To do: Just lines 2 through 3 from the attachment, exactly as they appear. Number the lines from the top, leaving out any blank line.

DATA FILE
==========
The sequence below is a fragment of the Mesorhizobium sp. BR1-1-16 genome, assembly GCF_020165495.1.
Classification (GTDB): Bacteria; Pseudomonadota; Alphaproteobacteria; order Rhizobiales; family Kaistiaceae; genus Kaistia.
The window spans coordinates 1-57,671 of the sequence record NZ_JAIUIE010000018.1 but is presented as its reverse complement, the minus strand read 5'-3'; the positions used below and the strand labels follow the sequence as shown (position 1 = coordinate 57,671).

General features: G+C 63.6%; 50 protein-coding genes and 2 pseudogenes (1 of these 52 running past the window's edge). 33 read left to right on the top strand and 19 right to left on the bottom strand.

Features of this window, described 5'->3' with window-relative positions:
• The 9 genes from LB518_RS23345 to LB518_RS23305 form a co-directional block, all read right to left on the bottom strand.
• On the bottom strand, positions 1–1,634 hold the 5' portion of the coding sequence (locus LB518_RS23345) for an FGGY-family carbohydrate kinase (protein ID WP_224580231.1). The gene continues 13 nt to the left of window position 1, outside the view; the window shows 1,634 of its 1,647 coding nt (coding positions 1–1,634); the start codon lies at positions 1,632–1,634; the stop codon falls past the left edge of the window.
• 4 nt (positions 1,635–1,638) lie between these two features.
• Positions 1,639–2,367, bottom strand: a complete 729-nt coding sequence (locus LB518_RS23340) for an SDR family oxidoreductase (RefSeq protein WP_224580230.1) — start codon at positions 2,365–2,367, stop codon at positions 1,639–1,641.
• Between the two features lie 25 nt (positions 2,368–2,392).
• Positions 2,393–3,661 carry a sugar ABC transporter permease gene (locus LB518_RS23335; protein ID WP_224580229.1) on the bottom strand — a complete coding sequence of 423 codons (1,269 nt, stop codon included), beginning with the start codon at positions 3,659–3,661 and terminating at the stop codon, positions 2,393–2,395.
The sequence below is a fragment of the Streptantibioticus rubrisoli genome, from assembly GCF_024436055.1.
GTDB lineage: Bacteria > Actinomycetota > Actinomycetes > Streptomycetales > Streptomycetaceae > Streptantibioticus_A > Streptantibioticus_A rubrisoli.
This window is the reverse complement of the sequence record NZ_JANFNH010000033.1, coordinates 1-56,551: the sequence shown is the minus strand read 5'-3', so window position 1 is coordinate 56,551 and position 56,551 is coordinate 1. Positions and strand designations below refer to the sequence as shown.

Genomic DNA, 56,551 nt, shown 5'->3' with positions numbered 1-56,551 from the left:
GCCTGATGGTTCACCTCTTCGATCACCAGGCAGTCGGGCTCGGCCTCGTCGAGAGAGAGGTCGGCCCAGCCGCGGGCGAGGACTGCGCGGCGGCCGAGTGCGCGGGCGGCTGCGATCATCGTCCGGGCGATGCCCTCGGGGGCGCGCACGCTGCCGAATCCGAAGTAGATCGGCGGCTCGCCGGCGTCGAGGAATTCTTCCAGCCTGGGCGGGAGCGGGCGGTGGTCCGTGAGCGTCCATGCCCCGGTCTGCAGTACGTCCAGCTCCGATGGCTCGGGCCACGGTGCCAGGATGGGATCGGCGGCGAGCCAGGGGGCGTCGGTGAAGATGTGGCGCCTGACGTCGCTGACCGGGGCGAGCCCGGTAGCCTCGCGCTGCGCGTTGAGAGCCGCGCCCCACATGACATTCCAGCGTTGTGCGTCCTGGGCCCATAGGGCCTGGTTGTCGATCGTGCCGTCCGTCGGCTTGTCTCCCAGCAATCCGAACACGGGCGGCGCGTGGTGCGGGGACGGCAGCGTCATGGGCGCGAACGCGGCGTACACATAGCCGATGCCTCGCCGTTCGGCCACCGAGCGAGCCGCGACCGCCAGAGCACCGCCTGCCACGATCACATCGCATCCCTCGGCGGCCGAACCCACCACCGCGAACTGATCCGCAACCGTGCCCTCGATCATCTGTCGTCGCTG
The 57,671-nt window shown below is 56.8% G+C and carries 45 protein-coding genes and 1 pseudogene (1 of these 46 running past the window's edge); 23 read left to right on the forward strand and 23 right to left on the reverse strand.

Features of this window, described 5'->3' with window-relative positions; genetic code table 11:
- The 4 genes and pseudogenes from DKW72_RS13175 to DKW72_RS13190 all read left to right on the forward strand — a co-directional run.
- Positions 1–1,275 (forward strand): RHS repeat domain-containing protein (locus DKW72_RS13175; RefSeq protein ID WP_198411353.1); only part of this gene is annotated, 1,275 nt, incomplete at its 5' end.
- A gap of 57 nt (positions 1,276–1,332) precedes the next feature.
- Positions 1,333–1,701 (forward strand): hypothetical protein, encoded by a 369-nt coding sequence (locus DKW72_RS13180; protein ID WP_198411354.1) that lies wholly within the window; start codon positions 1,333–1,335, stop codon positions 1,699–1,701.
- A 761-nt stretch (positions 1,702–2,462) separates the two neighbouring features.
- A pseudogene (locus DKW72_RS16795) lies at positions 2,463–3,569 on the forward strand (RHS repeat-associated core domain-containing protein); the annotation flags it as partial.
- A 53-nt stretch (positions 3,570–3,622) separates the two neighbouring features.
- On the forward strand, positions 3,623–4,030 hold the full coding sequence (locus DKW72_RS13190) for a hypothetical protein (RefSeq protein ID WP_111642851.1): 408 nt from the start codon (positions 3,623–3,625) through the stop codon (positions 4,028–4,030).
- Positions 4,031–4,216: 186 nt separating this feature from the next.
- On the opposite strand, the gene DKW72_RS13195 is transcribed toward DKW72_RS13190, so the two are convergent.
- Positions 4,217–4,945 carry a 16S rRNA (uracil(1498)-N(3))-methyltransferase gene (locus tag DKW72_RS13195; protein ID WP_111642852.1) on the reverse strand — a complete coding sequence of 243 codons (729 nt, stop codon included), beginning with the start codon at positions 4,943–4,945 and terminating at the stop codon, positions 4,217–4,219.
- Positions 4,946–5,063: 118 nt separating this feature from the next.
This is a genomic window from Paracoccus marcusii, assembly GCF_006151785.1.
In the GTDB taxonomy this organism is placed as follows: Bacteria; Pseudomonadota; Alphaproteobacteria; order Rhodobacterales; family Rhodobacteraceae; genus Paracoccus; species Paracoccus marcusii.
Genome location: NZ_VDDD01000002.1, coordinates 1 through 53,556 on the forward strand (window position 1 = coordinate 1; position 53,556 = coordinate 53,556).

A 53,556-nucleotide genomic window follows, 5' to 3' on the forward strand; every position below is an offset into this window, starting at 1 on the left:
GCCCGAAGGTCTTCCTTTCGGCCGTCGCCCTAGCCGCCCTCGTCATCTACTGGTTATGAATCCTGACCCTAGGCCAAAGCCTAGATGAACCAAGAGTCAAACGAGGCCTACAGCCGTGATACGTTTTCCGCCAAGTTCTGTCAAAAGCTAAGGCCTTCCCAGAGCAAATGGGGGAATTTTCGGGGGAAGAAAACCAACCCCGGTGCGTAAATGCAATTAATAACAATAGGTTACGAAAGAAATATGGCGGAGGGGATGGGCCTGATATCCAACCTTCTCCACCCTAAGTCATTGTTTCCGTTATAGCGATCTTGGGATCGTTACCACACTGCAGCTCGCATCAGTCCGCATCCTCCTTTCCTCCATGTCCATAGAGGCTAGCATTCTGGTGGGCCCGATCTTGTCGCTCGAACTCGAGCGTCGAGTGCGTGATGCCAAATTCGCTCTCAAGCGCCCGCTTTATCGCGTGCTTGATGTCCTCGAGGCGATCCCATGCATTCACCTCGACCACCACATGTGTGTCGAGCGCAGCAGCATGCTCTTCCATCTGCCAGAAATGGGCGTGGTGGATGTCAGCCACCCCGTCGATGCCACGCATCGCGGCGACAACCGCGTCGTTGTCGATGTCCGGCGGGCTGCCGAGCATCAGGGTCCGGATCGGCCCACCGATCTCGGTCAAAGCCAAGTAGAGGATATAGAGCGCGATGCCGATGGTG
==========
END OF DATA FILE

Classification (GTDB): Bacteria; Pseudomonadota; Alphaproteobacteria; order Rhizobiales; family Kaistiaceae; genus Kaistia.
The window spans coordinates 1-57,671 of the sequence record NZ_JAIUIE010000018.1 but is presented as its reverse complement, the minus strand read 5'-3'; the positions used below and the strand labels follow the sequence as shown (position 1 = coordinate 57,671).